Carl Freedman picks up the mantle of Garry Wills, David Frost and other political commentators to reassess Nixon’s profound psychic connections with the American people and his influence on many of the most important currents in American life. The book is not just a work of political biography but a study of cultural power: a study in the ways that culture shapes our politics and frames our sense of possibilities and values.  

Future generations have several ways in which to learn about Nixon the man, Nixon the politician and Nixon the myth; these include John Adams’ 1987 opera Nixon in China, Oliver Stone’s 1995 movie Nixon and Garry Wills’ 1970 biography Nixon Agonistes. It is nearly 40 years since the events which led to Nixon’s downfall. The release of his secret grand jury testimony was ordered in July, 36 years after the Watergate trial itself. The Age of Nixon is timely. It is a new kind of book, for both academic and general readers, applying Marxist cultural theory and psychoanalysis to the study of American electoral politics.

Richard Nixon was real, for all that he seems like a fictional character concocted in the course of some strange literary collaboration between Fyodor Dostoyevsky, Theodore Dreiser, and J. G. Ballard. Carl Freedman’s compelling book takes the full measure of Nixon the man, Nixon the media image, Nixon the myth, and even Nixon the ideal type, the quintessential expression, and the most capacious representative of the political and economic system under which we continue to live today.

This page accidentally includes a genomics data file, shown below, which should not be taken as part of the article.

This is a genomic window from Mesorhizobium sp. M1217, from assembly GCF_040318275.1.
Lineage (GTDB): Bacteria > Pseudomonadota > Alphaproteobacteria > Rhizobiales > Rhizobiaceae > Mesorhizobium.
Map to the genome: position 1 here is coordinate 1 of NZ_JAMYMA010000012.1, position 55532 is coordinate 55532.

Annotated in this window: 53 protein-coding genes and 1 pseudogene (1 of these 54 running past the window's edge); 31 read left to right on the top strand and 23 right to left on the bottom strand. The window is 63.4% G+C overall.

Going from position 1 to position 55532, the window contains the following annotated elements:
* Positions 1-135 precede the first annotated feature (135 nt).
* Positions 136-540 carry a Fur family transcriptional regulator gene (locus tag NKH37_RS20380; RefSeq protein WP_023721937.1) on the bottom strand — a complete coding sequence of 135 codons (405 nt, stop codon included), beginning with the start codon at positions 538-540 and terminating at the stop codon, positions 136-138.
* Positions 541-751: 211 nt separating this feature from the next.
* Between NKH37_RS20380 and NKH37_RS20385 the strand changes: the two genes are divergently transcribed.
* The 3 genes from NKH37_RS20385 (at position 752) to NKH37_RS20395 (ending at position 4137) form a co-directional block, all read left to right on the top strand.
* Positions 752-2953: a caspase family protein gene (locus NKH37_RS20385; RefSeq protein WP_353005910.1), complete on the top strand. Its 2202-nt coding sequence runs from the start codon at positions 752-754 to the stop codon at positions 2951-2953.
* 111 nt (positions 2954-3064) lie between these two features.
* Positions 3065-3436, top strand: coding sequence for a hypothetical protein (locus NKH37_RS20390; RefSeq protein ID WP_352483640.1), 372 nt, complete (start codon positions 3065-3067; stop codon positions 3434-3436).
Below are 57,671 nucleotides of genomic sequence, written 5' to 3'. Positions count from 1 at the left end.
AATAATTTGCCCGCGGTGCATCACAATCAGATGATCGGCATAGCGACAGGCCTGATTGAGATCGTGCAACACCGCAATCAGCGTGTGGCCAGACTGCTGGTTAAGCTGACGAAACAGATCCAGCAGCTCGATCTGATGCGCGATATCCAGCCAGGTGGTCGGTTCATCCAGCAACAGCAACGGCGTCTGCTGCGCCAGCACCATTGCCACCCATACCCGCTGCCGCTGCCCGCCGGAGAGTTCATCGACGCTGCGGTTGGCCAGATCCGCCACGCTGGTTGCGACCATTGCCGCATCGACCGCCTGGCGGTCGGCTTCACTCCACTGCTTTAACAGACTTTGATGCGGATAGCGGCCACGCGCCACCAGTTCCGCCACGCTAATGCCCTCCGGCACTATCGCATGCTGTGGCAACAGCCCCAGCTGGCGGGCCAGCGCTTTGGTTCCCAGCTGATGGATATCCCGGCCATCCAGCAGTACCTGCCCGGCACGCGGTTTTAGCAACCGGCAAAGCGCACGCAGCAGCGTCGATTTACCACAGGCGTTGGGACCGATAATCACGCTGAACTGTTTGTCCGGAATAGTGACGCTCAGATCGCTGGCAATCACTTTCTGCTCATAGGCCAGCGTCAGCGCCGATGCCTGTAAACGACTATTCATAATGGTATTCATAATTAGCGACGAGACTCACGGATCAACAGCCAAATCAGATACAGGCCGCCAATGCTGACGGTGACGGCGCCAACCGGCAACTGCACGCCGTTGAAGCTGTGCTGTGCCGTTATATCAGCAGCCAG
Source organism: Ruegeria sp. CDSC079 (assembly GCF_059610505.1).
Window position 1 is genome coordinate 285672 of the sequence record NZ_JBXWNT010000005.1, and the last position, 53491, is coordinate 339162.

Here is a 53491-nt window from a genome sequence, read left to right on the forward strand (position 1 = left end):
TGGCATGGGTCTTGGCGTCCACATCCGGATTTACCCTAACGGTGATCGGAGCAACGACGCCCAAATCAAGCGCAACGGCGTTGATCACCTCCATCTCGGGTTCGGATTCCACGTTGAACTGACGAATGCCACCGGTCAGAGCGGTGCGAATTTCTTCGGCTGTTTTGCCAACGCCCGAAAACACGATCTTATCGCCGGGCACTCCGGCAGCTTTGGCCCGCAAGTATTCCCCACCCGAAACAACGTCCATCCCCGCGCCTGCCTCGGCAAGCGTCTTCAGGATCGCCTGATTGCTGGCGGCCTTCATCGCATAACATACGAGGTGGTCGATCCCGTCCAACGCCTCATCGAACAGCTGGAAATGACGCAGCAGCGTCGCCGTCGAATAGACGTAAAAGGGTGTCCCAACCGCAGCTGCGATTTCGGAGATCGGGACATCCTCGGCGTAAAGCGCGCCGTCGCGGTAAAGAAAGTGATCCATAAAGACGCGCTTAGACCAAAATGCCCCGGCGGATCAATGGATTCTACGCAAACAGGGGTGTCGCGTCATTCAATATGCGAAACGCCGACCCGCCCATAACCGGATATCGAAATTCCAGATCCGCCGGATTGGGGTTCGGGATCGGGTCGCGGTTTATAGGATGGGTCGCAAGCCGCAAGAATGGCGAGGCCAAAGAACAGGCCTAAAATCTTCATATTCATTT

“Professor Carl Freedman writes on modern thought and culture: most notably Marxist critical theory, science fiction, film, and US electoral politics.  Previous titles include Critical Theory and Science Fiction (2000) and The Incomplete Projects: Marxism, Modernity, and the Politics of Culture (2002). He was born in North Carolina and received his higher education at the University of North Carolina, Oxford University, and Yale University.  He has taught at Yale, at Wesleyan University (Connecticut), and, since 1984, at Louisiana State University (Baton Rouge), where he is Professor of English.

To order books in UK:   /   01235 465521
To order books in US:  /   1 800 462 6420

You may also be interested in other titles in the Zero Books imprint

Capitalist Realism [978-184-694-317-1] 2009 £7.99 $14.95 by Mark Fisher is a modern analysis, illuminated by contemporary references from the worlds of film, literature and art, of the ways in which capitalism has presented itself as the only realistic political-economic system.